On a cloudy day with a few showers near the entrance of the back trail at Pack Forest. Cytisus Scoparius (also commonly known as the Scotch Broom) is an invasive plant species in the Pacific Northwest, and is also a legume (Nitrogen fixating plant) that has a mutual symbiotic relationship with Rhizobium bacteria.
Western White Pine found in abundances at Pack Forest on this cloudy/rainy day. This Western White Pine was about 30 meters in height and a notable characteristic of the Western White Pine is that this coniferous tree has its needles in a bundle (fascicles) of five.
East side of Twin Barn trail at the Nisqually National Wildlife Refuge. Cloudy, rainy day, salmon berry found near a bank of a small creek. Flowers on the Salmon Berry are blooming, but are not fully developed, and no berries had grown on the perennial shrub yet.
At the Nisqually National Wildlife Refuge adjacent to the Nisqually River a riparian forest is loaded with various species of plants on the Twinbarn Loop Trail. There seemed to be many Cottonwood trees in this area. The bark on the Cottonwood is a greyish like color and is very smooth, and most of the Cottonwood seem to have long stretched trunks that don't have branches coming off of it until higher up on the tree.
Canada Goose found throughout the Nisqually National Wildlife Refuge. Many of the Goose there are comfortable being surrounded by people and are often found on the paved trails at the refuge. The geese found in this picture were in the bank of the Nisqually River feeding on what may have been insects or more likely some sort of plant in the river bank due to being grazers.
A young Red-Tailed Hawk observed perched upon a tree at the Nisqually National Wildlife Refuge on the east side of the Twinbarn loop trail.
This Fruticose Lichen commonly known as the "Antler Perfume" is a very pale greenish-grey lichen that seems to be found on the branches of trees, but specifically coniferous trees. This piece of lichen was found on the forest floor of the Nisqually National Wildlife Refuge. As I observed the area the "Antler Perfume" lichen seem to be on most of the trees in that area except for the big leaf maples so I assumed that these lichen are more fond to grow on coniferous trees.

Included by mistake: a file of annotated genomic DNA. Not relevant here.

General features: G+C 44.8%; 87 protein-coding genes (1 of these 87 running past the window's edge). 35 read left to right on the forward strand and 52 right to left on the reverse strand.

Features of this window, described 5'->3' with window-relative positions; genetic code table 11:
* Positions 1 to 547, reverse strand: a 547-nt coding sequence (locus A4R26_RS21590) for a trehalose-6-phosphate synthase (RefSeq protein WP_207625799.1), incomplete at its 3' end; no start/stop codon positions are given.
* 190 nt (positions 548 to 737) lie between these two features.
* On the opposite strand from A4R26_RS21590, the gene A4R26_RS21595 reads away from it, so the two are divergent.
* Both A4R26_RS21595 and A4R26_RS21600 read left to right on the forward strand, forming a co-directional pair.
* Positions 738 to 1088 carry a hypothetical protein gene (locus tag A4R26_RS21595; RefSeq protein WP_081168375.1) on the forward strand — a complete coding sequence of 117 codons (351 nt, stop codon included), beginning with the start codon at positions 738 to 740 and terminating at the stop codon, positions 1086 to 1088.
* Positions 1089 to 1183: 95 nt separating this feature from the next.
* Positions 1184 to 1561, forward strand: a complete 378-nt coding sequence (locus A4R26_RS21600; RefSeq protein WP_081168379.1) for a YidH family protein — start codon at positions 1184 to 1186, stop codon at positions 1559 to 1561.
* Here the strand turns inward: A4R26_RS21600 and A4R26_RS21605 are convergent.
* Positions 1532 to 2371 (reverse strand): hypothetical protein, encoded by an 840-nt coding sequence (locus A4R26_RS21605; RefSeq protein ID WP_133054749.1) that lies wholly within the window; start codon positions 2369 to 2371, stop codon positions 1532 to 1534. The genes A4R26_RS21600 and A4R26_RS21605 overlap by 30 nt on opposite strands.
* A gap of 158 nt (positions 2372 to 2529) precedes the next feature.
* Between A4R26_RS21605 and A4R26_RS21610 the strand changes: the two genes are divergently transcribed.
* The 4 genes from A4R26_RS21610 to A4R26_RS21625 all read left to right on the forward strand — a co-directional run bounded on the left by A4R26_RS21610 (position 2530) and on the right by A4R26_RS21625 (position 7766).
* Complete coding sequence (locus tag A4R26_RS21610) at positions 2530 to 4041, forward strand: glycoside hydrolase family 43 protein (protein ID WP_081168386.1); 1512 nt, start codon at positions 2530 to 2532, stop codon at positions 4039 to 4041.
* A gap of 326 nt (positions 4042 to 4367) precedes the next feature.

This Pacific Tree Frog was found near the base of a tree at the Nisqually National Wildlife Refuge. It was about 3 cm in length and almost fully green on its top side, but some Pacific Tree frogs can be brown or a mix of brown and green. However they do have a white/grey underbelly though it is not noticeable in the picture.
A small branch of a Red Elderberry that had fallen off and had landed on the gravel walkway at the Nisqually National Wildlife Refuge. The tree-like shrub of this elderberry was about 2 meters tall and the stem/branches of the elderberry was smooth (also slightly soft). Foliage on this elderberry was not fully bloomed, but the white flower of the elderberry appeared to be starting to bloom.
A classmate of mine found a dead long-toed salamander off of a trail at the Nisqually Wildlife Refuge. However the poor fella was murdered by nature, and seemed to have been dead for perhaps a few days, and was also missing part of its front right leg. RIP
Garter snake found at the Nisqually National Wildlife Refuge on the side of the dike pathway that leads to an estuary boardwalk. Garter snake was found by a fellow classmate and was slithering through the edge of the grass as shown in the picture. The snake was black with a single stripe of a pale-green on each of its side.
Small patch of Full Moon found near the edge of the University of Washington campus. The bright yellow flower pedals on this plant seems to not be fully bloomed, and are not opened fully showing that more time and energy is needed for these plants to fully develop. However if you look into the stigma of the plants, it is a fuzzy darker yellow color and has the texture similar to a sunflower plant.
A small patch of forget me not flowers spotted on my walk back home from campus. The bright blue flowers on the forget me not were what grabbed my attention and made then easy to spot from a good distance. Each of the flowers had 5 pedals with a very small diameter of about 1 cm.